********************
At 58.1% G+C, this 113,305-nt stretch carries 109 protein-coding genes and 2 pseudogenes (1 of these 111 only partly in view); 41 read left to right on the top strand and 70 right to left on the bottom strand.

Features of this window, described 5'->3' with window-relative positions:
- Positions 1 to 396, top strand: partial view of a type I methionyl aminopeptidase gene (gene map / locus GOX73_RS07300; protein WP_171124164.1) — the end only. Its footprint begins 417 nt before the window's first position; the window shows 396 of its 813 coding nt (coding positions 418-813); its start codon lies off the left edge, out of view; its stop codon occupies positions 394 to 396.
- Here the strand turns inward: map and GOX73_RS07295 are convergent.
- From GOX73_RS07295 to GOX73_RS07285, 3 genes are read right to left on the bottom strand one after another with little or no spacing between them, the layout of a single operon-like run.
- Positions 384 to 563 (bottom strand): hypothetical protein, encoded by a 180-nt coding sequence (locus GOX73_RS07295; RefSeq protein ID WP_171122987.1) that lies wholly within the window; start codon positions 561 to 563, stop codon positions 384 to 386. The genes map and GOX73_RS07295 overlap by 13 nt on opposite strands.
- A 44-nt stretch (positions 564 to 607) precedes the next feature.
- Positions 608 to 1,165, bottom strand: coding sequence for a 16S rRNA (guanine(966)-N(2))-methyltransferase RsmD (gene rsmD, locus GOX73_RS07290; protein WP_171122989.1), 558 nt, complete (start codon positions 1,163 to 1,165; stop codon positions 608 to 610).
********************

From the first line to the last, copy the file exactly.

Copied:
At 58.1% G+C, this 113,305-nt stretch carries 109 protein-coding genes and 2 pseudogenes (1 of these 111 only partly in view); 41 read left to right on the top strand and 70 right to left on the bottom strand.

Features of this window, described 5'->3' with window-relative positions:
- Positions 1 to 396, top strand: partial view of a type I methionyl aminopeptidase gene (gene map / locus GOX73_RS07300; protein WP_171124164.1) — the end only. Its footprint begins 417 nt before the window's first position; the window shows 396 of its 813 coding nt (coding positions 418-813); its start codon lies off the left edge, out of view; its stop codon occupies positions 394 to 396.
- Here the strand turns inward: map and GOX73_RS07295 are convergent.
- From GOX73_RS07295 to GOX73_RS07285, 3 genes are read right to left on the bottom strand one after another with little or no spacing between them, the layout of a single operon-like run.
- Positions 384 to 563 (bottom strand): hypothetical protein, encoded by a 180-nt coding sequence (locus GOX73_RS07295; RefSeq protein ID WP_171122987.1) that lies wholly within the window; start codon positions 561 to 563, stop codon positions 384 to 386. The genes map and GOX73_RS07295 overlap by 13 nt on opposite strands.
- A 44-nt stretch (positions 564 to 607) precedes the next feature.
- Positions 608 to 1,165, bottom strand: coding sequence for a 16S rRNA (guanine(966)-N(2))-methyltransferase RsmD (gene rsmD, locus GOX73_RS07290; protein WP_171122989.1), 558 nt, complete (start codon positions 1,163 to 1,165; stop codon positions 608 to 610).